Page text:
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Ballet Talk for Dancers

Want to be professional, is it too late???

Guest Phantomsgirl

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Guest Phantomsgirl

I am new to this forum and I had a few questions? I am 20 yrs. old and have done about 4 yrs. of ballet altogether. I just started ballet up again and I am seriously thinking of putting all my time and effort into training to be a professional. I am 6ft though, but I do have a very slim figure. Any answers, opinions would be greatly appreciated.

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I believe it is too late for classical ballet- usually people your age have contracts with professional companies already for a few years.

Becoming pro requires many many years of consistant, everyday, high quality training and the older you get the less quickly you do learn.

Dancers on a professional track usually start serious ballet training at the age of 8- 10 years and start out with ballet lessons 4 or 5 days a week which later on moves to a 6 or 7 day schedule when they advance. Not to talk about the physical excellence most of them have - naturally perfect turnout, good feet, long, slim legs, a short torso and long arms from the very beginning.

It takes at least 10 years to train a professional ballet dancer- even people who start ballet lessons at the age of 14 are told it was too late to go pro. Go figure.

Nevertheless a late starter can become a good dancer with the right amount and quality of training- some even got to dance smaller roles in local ballet companies. A professional career is not the option for you anymore but you can become a serious semi- professional recreational dancer. Some late starters even became Pilates, Modern Dance and Preballet teachers- there are loads of options out there- except for becoming a professional ballet dancer.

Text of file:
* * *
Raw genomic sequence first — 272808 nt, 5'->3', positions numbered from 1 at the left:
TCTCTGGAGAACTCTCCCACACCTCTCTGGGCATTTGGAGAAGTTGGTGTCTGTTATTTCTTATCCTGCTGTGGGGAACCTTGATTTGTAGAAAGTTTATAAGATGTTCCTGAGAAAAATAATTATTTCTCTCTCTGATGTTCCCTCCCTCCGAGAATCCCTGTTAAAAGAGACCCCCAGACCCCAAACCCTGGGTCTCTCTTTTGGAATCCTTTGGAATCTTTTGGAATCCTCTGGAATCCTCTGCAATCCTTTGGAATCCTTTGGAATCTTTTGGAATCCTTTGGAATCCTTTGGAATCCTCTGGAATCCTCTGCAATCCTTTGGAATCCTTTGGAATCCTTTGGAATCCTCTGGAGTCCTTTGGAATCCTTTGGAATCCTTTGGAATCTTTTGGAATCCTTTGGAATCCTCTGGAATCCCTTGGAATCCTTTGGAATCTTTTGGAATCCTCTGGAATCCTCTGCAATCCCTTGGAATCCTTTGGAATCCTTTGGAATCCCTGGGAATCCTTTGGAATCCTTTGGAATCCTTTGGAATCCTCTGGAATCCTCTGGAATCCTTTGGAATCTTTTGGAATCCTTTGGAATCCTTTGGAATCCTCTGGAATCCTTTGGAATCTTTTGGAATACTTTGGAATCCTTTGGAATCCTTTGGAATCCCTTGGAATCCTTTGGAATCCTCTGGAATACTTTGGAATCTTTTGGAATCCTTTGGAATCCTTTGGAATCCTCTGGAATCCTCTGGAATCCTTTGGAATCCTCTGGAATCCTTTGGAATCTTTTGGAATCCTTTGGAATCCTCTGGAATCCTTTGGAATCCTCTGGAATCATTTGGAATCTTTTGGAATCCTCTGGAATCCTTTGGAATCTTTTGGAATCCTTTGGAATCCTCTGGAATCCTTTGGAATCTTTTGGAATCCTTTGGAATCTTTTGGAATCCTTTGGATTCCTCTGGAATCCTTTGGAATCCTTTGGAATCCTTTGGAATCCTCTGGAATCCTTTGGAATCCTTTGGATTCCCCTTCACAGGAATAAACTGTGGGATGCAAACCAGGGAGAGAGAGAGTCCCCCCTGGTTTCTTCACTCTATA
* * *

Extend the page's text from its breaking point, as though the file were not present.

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Victoria Leigh

Hello Phantomsgirl, welcome to Ballet Talk for Dancers. :yes:


While Shulie is basically right, we actually almost never say never, in terms of people we can't see. It is not unheard of for a late starter to become a professional, but it IS very rare. The amount of natural talent, the quality of your training, and the quantity of your training all come into play, and it's really not something you can just decide to do or not, since it is a life of it's own, and requires an incredible amount of time and commitment.